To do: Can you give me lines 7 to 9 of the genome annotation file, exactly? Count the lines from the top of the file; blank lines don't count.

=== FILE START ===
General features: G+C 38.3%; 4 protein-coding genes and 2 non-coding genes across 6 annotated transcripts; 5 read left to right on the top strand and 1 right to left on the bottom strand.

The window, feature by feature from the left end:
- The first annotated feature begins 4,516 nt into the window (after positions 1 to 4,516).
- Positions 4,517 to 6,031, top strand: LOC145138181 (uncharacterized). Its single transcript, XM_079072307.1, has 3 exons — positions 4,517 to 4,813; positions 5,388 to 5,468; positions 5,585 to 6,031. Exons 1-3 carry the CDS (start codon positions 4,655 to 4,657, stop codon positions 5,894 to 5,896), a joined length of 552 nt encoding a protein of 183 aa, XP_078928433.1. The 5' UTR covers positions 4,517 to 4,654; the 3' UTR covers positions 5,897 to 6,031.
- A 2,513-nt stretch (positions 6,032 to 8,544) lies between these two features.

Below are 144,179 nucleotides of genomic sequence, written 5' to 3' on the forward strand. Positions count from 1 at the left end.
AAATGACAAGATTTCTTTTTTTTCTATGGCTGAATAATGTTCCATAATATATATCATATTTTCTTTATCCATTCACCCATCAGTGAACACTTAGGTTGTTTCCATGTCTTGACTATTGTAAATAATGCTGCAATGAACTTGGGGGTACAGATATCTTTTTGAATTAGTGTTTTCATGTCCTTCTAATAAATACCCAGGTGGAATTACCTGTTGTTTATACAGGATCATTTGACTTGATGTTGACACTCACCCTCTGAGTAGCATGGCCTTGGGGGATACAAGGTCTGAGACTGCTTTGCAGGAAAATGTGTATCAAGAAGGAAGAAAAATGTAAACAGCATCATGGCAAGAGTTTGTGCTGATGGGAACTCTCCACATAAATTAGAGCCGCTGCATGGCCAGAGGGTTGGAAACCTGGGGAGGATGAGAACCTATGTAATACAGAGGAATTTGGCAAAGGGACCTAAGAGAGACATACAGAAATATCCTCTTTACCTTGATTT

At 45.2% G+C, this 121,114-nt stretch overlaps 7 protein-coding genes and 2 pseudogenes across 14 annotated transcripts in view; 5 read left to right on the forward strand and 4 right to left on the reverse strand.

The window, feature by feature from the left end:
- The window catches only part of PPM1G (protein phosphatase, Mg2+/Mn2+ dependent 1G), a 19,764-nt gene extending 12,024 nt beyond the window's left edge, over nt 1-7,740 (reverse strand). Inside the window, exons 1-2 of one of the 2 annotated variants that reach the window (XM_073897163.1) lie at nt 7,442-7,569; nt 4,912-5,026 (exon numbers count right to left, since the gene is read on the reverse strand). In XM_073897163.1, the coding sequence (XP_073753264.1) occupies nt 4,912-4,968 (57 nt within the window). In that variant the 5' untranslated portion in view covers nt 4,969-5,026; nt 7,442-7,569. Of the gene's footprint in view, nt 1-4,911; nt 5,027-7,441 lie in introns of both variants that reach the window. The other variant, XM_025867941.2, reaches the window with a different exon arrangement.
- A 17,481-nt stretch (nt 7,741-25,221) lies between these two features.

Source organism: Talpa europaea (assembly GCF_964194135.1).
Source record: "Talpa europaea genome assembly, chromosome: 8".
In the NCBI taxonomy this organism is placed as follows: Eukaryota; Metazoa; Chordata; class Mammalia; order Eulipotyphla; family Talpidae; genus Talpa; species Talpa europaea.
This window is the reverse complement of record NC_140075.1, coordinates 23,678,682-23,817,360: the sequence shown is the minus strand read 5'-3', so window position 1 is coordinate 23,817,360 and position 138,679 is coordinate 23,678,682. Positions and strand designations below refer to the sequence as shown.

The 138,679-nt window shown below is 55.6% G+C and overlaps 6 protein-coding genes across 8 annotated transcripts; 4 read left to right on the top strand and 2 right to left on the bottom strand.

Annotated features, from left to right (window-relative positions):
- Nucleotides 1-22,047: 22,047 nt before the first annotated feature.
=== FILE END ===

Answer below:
AAATGACAAGATTTCTTTTTTTTCTATGGCTGAATAATGTTCCATAATATATATCATATTTTCTTTATCCATTCACCCATCAGTGAACACTTAGGTTGTTTCCATGTCTTGACTATTGTAAATAATGCTGCAATGAACTTGGGGGTACAGATATCTTTTTGAATTAGTGTTTTCATGTCCTTCTAATAAATACCCAGGTGGAATTACCTGTTGTTTATACAGGATCATTTGACTTGATGTTGACACTCACCCTCTGAGTAGCATGGCCTTGGGGGATACAAGGTCTGAGACTGCTTTGCAGGAAAATGTGTATCAAGAAGGAAGAAAAATGTAAACAGCATCATGGCAAGAGTTTGTGCTGATGGGAACTCTCCACATAAATTAGAGCCGCTGCATGGCCAGAGGGTTGGAAACCTGGGGAGGATGAGAACCTATGTAATACAGAGGAATTTGGCAAAGGGACCTAAGAGAGACATACAGAAATATCCTCTTTACCTTGATTT

At 45.2% G+C, this 121,114-nt stretch overlaps 7 protein-coding genes and 2 pseudogenes across 14 annotated transcripts in view; 5 read left to right on the forward strand and 4 right to left on the reverse strand.

The window, feature by feature from the left end: